Christie is probably doomed to being dismissed as both a Trump traitor (by MAGA world) and a Trump doormat (by anti-Trumpers), but he could still make for an effective pugilistic foil. He has been a vocal proponent of Republicans moving on from 2020—which Trump of course has taken note of, and not in a nice way. The former president put out a statement saying that no one wanted to hear from a guy like Christie, “who left New Jersey with a less than 9 percent approval rating.”

In fact, Christie’s approval numbers in New Jersey bottomed out at about 13 percent, but that’s beside the point. The main point was how Christie came back at Trump. “When I ran for reelection in 2013, I got 60 percent of the vote,” Christie told Axios on HBO. “When he ran for reelection, he lost to Joe Biden.”

That could bear repeating.

This Article was first live here.


U.S. Senate Candidate Alan Grayson Loses Libel Lawsuit



The Second Amended Complaint also alleges that the same content appeared online, alongside other statements that Plaintiff: “used international government travel to drum up business for his hedge fund”; “used Congressional staff to work for the fund” (omitting the fact that the staffer worked for the fund when Plaintiff was not a member of Congress); and called for a reporter’s arrest after the reporter asked Plaintiff some questions (omitting the fact that Plaintiff called for the reporter’s arrest because the reporter repeatedly chest-bumped him in an ambush interview)….

Both mailers cite to a December 18, 2015, report by the Office of Congressional Ethics (“OCE”) and encourage readers to review it themselves and “check the facts” in three different places. As is relevant here, the nearly 1,000-page OCE report, also attached to Defendants’ brief, finds “substantial reason to believe” that: Plaintiff “improperly allowed the use of his name by four entities connected to [his] hedge fund,” including entities in the Cayman Islands, “and received compensation through management fees”; Plaintiff “improperly omitted information related to his assets, unearned and earned income, reportable agreements and positions from his [annual financial] disclosure statements”; and “[Plaintiff’s] congressional staffer improperly used official resources for unofficial purposes, including the use of staff time and resources to perform work for [his] hedge fund.”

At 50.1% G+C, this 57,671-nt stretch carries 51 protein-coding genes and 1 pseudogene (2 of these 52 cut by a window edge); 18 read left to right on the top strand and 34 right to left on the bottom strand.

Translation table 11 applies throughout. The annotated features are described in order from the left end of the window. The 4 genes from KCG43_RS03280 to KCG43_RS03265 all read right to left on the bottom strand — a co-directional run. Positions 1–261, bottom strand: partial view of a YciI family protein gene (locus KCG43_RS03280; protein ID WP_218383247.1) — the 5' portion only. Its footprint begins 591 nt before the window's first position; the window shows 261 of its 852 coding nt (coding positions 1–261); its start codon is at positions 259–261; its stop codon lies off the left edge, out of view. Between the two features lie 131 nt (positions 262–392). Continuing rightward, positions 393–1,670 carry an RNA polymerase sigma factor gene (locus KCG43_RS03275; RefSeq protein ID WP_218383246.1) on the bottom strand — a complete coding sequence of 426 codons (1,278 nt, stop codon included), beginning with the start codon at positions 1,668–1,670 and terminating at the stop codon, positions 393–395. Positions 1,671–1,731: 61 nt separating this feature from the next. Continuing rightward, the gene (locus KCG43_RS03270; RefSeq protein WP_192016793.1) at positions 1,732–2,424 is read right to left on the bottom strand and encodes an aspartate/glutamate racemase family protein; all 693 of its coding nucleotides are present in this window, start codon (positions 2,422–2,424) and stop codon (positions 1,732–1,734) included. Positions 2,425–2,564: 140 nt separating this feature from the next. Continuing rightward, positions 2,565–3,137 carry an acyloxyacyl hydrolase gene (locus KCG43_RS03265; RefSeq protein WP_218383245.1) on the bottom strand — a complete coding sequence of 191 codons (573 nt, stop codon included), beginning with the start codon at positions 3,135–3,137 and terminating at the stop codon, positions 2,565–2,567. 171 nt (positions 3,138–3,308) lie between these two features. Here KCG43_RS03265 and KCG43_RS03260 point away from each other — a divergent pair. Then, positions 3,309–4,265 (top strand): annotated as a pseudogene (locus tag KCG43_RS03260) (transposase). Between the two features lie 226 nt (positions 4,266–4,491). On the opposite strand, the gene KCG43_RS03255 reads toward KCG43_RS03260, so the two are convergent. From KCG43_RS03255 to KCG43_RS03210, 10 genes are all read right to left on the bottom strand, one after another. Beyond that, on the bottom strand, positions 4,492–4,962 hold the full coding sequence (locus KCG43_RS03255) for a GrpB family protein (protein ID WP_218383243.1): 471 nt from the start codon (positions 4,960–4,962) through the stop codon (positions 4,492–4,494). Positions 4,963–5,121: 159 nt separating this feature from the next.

In addition to the OCE report, one of the mailers cites to a June 30, 2015, Politico article, “Grayson hedge funds skirt ethics rule,” and Defendants attach the article—which they assert has not been retracted and remains available online—to their brief. In it, Politico reports that Plaintiff managed “hedge funds that use his name in their title[s],” “two of which are based in the Cayman Islands,” “a practice prohibited by congressional ethics rules designed to prevent members from using their elected post for financial gain.” Defendants also attach a February 11, 2016, New York Times article, “Alan Grayson’s Double Life: Congressman and Hedge Fund Manager,” to their brief, again asserting that it has not been retracted and remains available online:

This highly unusual dual role—a sitting House lawmaker running a hedge fund, which until recently had operations in the Cayman Islands—has led to an investigation of Mr. Grayson by the House Committee on Ethics. The inquiry has become public, but emails and marketing documents obtained by [The New York Times] show the extent to which Mr. Grayson’s roles as a hedge fund manager and a member of Congress were intertwined, and how he promoted his international travels, some with congressional delegations, to solicit business.

As to their statements regarding the incident between Plaintiff and the reporter, Defendants attach July 2016 articles by Politico, The Washington Post, Orlando Weekly, and Vanity Fair,totheirbrief,oncemore asserting that these reports have not been retracted and remain available online. Thus, Defendants correctly contend that their reasonable reliance on previously published reports from these independent, reputable sources for all their advertisements, as well as their citation to some of these sources in the mailers,rebutsthepresenceofactualmalice….